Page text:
Guest Post: Deena Stryker – Carnegie Endowment’s Analysis of Putin Address Distorts Russian President’s Priorities & Message

Vladimir Putin

By Deena Stryker

It would be too bad if the few Americans who pay attention to foreign policy took the Carnegie Moscow Center’s review of Russian President Vladimir Putin’s State of the Union speech, seriously. While it clocks in at just under a thousand words, Carnegie devoted 500 words to debunking it without a single quote. Tatiana Stanovaya faults Putin for failing to discuss Belarus and Ukraine, the only things Western governments are interested in, ignoring the raft of social measures that interest the Russian people:

“A sting operation by the intelligence agencies against members of the Belarusian opposition becomes, in Putin’s telling of it, a dangerous coup against his Belarusian counterpart, organized by the West, with Putin guilty for not revealing the contents of his subsequent meeting with Lukashenko.” (Never mind that most Americans could not find Belarus on a map.)

“Putin pledged that Russia ‘wants to have good relations with all participants of international society’, even as he noted that Russia’s modernized nuclear weapons systems were at the ready. ‘The organizers of any provocations threatening the fundamental interests of our security will regret their deeds more than they have regretted anything in a long time,’ Mr. Putin told a hall of governors and members of Parliament. ‘I hope no one gets the idea to cross the so-called red line with Russia — and we will be the ones to decide where it runs in every concrete case.’”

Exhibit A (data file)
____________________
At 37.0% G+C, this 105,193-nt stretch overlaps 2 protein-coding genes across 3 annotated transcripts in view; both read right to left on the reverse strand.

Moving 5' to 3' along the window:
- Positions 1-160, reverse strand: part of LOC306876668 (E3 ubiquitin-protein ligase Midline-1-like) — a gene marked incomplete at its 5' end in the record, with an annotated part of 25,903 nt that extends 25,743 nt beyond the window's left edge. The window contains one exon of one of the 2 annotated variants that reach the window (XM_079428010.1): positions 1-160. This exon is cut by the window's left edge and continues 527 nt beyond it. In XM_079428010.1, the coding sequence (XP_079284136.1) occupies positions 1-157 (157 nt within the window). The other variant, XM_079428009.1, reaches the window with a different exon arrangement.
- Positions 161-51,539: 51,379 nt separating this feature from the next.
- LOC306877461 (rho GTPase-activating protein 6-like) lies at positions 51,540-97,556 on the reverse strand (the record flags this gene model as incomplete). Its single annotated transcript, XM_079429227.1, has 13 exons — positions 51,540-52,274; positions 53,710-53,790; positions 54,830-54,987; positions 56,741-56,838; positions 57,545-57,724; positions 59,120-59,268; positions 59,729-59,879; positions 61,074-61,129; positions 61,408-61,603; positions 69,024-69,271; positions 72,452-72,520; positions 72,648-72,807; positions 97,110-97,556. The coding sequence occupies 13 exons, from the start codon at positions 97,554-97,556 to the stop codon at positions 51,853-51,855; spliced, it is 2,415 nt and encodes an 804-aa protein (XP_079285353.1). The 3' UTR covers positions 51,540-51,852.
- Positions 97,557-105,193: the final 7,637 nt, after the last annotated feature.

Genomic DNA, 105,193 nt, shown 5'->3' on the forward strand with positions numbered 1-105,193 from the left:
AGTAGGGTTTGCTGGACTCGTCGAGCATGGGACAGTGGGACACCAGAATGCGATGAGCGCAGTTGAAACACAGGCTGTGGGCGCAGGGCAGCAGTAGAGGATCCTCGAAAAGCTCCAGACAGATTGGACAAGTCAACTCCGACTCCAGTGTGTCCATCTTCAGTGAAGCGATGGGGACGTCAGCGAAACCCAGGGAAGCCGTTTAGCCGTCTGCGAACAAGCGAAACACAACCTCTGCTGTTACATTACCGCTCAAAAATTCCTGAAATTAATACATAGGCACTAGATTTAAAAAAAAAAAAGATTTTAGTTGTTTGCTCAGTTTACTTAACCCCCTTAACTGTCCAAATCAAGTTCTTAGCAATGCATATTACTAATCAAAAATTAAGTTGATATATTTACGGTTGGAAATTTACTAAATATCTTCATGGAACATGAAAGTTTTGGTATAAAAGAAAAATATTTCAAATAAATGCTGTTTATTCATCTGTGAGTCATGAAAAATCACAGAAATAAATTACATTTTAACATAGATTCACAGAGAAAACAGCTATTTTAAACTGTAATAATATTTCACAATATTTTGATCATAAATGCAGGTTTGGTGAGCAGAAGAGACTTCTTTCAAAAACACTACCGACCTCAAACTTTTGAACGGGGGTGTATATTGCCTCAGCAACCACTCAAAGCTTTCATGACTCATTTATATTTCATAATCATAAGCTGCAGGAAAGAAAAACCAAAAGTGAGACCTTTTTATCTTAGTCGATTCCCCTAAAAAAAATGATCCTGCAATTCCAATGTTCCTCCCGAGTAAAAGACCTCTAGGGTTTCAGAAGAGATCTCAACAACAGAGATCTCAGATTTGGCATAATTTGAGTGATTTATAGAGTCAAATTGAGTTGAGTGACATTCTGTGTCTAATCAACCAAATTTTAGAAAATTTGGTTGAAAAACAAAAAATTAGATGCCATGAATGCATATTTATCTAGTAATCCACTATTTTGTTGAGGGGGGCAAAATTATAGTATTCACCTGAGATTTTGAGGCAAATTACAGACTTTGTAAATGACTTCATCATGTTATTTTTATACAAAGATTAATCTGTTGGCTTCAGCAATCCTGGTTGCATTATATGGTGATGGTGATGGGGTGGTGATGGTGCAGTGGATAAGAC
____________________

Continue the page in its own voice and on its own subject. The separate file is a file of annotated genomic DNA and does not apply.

A more accurate review of Putin’s speech would show him chiding the gas company for failing to provide lines for residential areas, (a situation that he promised personally to check up on, while musing: “What good will this do, if it doesn’t change anything about life in villages or small towns, but only gives people a chance to watch high-speed trains and vehicles rush past,” calling for the development of a modern network.)

Health care is obviously a major focus of the Russian President, who announced new efforts to combat hepatitis C among young people, as well as a 20% discount on rail tickets to health spas, (which multiplied under Communism). The ‘wide-ranging action’ justifying accusations of authoritarianism included a pledge to provide more school buses, to ensure that all Russians were vaccinated against Covid 19 and that doctors give more heart and vascular tests.

While Americans can only dream of such government solicitude, the president of a country that covers 11 times zones considers it normal. Where the Carnegie Endowment sees ‘threats’ against a West innocent of provocations, Vladimir Putin sees “unfriendly moves, an unseemly routine where they pick on Russia for any reason, most often for no reason at all, a competition to see who can shout the loudest, for which the nuclear countries bear special responsibility.”

Putin responded indirectly to Biden’s hope for a one on one by reminding his listeners that he had proposed a meeting of the heads of state of the permanent members of the UN Security Council, confirming Russia’s view of a multi-polar world instead of one with a sole hegemon.

For the Carnegie reviewer alas, it’s: